Sharing information between siloed teams, communicating, quantifying costs and developing holistic processes to deliver software emerge as top issues
SAN JOSE, CA. – July 21, 2020 – A survey released today by Accelerated Strategies Group (ASG), and commissioned by CloudBees, showed that enterprises continue to struggle in their efforts to deliver software efficiently and strategically. A majority of respondents experience problems in leveraging information to make data-driven decisions, communicating between teams and management layers, dealing with “software sprawl” and accurately quantifying the cost of feature delivery delays. However, the researchers saw evidence that many organizations have been able to tackle some of the facets of modern software delivery management, but there is still much room for improvement.
These findings, available in the 2020 State of Software Delivery Management Report, illustrate a larger problem: The need for a new approach called Software Delivery Management (SDM). Software Delivery Management is the alignment of processes, practices, tools and organizational structures that allow teams to share information and collaborate more effectively. Being proficient in SDM promotes the delivery of software in more efficient and predictable ways, driving definable business value.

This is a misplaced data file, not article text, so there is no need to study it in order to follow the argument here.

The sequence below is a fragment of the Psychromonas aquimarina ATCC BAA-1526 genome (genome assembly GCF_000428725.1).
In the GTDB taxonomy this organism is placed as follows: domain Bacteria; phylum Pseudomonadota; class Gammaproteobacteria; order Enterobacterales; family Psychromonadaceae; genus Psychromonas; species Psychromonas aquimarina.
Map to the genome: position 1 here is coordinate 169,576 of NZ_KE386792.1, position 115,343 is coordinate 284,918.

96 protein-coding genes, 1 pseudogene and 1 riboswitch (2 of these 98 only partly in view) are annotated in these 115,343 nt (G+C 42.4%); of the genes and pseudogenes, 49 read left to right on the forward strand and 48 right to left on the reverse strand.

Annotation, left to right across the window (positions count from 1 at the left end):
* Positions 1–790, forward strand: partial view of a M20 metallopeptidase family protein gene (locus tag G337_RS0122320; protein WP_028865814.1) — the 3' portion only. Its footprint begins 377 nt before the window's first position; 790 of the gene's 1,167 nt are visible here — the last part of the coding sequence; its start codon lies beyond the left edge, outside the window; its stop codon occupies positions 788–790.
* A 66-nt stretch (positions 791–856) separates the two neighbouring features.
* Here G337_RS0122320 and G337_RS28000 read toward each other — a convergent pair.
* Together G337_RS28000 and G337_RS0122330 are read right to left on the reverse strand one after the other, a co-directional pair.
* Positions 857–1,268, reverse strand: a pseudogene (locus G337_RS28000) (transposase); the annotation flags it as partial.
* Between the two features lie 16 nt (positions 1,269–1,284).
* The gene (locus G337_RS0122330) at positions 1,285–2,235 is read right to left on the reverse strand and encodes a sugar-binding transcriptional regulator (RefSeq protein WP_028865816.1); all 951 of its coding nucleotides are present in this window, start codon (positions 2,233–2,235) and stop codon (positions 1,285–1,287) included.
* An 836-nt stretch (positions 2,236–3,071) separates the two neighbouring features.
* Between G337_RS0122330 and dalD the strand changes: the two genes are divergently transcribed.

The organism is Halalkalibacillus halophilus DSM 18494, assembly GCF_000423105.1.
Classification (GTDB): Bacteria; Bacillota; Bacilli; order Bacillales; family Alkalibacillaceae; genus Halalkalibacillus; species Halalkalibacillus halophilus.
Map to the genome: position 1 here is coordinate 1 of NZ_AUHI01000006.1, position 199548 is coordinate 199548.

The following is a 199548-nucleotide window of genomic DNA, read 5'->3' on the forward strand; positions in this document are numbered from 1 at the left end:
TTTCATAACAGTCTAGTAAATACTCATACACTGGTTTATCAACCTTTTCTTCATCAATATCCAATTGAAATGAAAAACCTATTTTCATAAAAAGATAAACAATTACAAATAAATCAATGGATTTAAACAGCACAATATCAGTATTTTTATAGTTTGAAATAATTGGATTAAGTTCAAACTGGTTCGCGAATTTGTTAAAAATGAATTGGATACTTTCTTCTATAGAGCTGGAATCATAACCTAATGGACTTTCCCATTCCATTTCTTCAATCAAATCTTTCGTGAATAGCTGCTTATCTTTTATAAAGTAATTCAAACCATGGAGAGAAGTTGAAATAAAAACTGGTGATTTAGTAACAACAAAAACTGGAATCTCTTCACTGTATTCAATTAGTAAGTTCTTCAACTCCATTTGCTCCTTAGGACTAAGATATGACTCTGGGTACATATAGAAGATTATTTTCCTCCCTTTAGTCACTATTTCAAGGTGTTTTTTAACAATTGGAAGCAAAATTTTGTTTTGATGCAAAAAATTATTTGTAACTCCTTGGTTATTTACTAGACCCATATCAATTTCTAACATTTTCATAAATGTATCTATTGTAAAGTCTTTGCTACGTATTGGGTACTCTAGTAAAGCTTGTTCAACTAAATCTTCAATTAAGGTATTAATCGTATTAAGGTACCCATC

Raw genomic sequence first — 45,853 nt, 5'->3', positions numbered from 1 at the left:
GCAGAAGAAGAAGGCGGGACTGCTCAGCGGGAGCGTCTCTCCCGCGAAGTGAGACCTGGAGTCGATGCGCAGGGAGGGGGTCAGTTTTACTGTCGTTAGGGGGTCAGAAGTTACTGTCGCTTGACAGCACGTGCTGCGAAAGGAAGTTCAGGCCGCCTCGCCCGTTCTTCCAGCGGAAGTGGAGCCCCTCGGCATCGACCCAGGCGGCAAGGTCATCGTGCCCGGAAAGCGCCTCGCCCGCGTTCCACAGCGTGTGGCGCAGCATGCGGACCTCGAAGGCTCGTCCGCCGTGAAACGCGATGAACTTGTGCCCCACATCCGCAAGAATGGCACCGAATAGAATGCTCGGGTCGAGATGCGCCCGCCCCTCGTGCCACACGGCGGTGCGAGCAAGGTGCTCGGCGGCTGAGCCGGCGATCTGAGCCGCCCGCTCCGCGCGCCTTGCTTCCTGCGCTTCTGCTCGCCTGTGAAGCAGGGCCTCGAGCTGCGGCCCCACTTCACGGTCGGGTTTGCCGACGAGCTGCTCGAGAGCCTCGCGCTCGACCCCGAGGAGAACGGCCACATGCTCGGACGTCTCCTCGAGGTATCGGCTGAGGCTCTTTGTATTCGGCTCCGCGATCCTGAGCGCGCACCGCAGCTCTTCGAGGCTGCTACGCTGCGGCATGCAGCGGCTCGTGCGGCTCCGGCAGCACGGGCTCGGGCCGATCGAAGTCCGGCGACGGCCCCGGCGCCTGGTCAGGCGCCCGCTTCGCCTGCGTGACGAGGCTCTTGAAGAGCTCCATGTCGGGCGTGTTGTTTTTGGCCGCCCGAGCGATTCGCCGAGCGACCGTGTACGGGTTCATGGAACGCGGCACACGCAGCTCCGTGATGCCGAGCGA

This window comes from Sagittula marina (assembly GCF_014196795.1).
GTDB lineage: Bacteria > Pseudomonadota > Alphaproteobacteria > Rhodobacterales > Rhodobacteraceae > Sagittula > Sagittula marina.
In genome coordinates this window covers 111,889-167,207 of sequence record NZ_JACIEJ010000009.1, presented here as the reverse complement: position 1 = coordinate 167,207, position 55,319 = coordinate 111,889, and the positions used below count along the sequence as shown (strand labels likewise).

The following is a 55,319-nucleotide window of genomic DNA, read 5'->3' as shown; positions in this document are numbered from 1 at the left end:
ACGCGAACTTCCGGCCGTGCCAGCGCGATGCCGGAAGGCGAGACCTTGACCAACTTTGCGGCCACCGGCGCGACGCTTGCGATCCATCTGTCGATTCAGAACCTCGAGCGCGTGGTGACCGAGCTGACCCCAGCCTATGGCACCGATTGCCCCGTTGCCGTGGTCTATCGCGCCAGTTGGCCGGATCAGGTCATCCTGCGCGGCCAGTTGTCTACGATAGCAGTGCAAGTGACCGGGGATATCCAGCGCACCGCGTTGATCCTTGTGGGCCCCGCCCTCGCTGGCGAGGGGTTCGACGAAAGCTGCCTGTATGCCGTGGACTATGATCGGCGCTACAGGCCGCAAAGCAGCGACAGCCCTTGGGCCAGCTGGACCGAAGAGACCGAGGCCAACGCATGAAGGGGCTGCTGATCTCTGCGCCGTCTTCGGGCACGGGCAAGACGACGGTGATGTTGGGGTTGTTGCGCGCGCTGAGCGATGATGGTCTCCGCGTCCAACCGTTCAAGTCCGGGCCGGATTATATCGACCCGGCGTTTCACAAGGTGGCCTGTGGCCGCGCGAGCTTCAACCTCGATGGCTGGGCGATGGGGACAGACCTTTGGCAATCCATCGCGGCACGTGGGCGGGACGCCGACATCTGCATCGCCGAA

“The survey validates what we’ve known for some time – that software value streams are being blocked by inefficiencies across teams, tools, technology stacks and delivery processes,” said Shawn Ahmed, senior vice-president and general manager, Software Delivery Automation, CloudBees. “Software Delivery Management can remediate these flaws and remove blockers from the process of getting software to market. Adoption of SDM will help organizations accelerate their digital transformations through technology rationalization and modernization, process improvement, culture evolution and implementation of organizational change.”
Respondents to the survey, conducted by Accelerated Strategies Group, included IT practitioners, managers, leaders and C-suite executives from small, medium and large organizations in the United States and nine other countries.
The research found that a large majority of respondents’ firms face significant challenges that the principles of SDM can alleviate. For example:
84% of respondents said the inaccessibility of information got in the way of their ability to do their jobs and/or make data-driven decisions. Respondents attributed this to organizational and functional silos impeding the free flow of information to IT practitioners and senior leadership.
Nearly two-thirds (65%) said they’re unable to quantify the cost of feature delivery delays, blocking their ability to accurately project overall lost opportunity costs.
“Software sprawl” is rampant and hinders data-driven decision making due to multiple technology stacks across multiple generations of technologies in use within organizations. This also negatively impacts collaboration.